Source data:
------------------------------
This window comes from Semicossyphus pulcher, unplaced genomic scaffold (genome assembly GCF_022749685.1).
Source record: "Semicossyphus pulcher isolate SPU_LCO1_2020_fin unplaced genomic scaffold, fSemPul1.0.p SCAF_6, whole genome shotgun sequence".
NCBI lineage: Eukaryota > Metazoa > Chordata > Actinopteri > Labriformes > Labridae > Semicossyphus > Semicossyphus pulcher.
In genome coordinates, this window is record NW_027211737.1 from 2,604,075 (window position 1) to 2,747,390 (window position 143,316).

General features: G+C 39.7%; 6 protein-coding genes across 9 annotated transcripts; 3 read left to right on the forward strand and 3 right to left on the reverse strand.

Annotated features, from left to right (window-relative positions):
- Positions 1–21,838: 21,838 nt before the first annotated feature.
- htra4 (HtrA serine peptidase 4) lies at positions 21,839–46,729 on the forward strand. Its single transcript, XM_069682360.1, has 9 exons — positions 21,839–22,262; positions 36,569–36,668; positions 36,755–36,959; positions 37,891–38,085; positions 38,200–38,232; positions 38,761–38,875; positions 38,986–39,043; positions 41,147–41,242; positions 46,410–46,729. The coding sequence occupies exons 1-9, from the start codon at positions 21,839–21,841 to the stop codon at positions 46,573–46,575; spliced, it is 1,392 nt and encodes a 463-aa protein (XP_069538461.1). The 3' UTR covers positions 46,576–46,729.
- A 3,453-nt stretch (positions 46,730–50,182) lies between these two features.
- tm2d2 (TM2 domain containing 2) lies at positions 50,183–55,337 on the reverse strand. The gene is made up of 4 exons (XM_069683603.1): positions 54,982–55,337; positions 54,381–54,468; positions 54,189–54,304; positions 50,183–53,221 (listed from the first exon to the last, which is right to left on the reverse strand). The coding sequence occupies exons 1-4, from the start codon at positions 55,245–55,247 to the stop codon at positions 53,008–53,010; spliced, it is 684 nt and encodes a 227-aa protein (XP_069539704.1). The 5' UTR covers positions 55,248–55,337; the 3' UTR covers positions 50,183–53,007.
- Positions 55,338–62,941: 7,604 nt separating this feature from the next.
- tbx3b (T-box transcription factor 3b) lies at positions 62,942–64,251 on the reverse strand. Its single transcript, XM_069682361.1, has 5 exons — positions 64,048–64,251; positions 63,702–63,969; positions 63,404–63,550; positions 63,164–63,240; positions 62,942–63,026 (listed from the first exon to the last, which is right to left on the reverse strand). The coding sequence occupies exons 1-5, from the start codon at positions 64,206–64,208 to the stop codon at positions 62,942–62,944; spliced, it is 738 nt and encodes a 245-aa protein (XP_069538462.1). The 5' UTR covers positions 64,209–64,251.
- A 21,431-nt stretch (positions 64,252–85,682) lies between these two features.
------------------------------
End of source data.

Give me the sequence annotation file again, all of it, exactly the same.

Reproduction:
This window comes from Semicossyphus pulcher, unplaced genomic scaffold (genome assembly GCF_022749685.1).
Source record: "Semicossyphus pulcher isolate SPU_LCO1_2020_fin unplaced genomic scaffold, fSemPul1.0.p SCAF_6, whole genome shotgun sequence".
NCBI lineage: Eukaryota > Metazoa > Chordata > Actinopteri > Labriformes > Labridae > Semicossyphus > Semicossyphus pulcher.
In genome coordinates, this window is record NW_027211737.1 from 2,604,075 (window position 1) to 2,747,390 (window position 143,316).

General features: G+C 39.7%; 6 protein-coding genes across 9 annotated transcripts; 3 read left to right on the forward strand and 3 right to left on the reverse strand.

Annotated features, from left to right (window-relative positions):
- Positions 1–21,838: 21,838 nt before the first annotated feature.
- htra4 (HtrA serine peptidase 4) lies at positions 21,839–46,729 on the forward strand. Its single transcript, XM_069682360.1, has 9 exons — positions 21,839–22,262; positions 36,569–36,668; positions 36,755–36,959; positions 37,891–38,085; positions 38,200–38,232; positions 38,761–38,875; positions 38,986–39,043; positions 41,147–41,242; positions 46,410–46,729. The coding sequence occupies exons 1-9, from the start codon at positions 21,839–21,841 to the stop codon at positions 46,573–46,575; spliced, it is 1,392 nt and encodes a 463-aa protein (XP_069538461.1). The 3' UTR covers positions 46,576–46,729.
- A 3,453-nt stretch (positions 46,730–50,182) lies between these two features.
- tm2d2 (TM2 domain containing 2) lies at positions 50,183–55,337 on the reverse strand. The gene is made up of 4 exons (XM_069683603.1): positions 54,982–55,337; positions 54,381–54,468; positions 54,189–54,304; positions 50,183–53,221 (listed from the first exon to the last, which is right to left on the reverse strand). The coding sequence occupies exons 1-4, from the start codon at positions 55,245–55,247 to the stop codon at positions 53,008–53,010; spliced, it is 684 nt and encodes a 227-aa protein (XP_069539704.1). The 5' UTR covers positions 55,248–55,337; the 3' UTR covers positions 50,183–53,007.
- Positions 55,338–62,941: 7,604 nt separating this feature from the next.
- tbx3b (T-box transcription factor 3b) lies at positions 62,942–64,251 on the reverse strand. Its single transcript, XM_069682361.1, has 5 exons — positions 64,048–64,251; positions 63,702–63,969; positions 63,404–63,550; positions 63,164–63,240; positions 62,942–63,026 (listed from the first exon to the last, which is right to left on the reverse strand). The coding sequence occupies exons 1-5, from the start codon at positions 64,206–64,208 to the stop codon at positions 62,942–62,944; spliced, it is 738 nt and encodes a 245-aa protein (XP_069538462.1). The 5' UTR covers positions 64,209–64,251.
- A 21,431-nt stretch (positions 64,252–85,682) lies between these two features.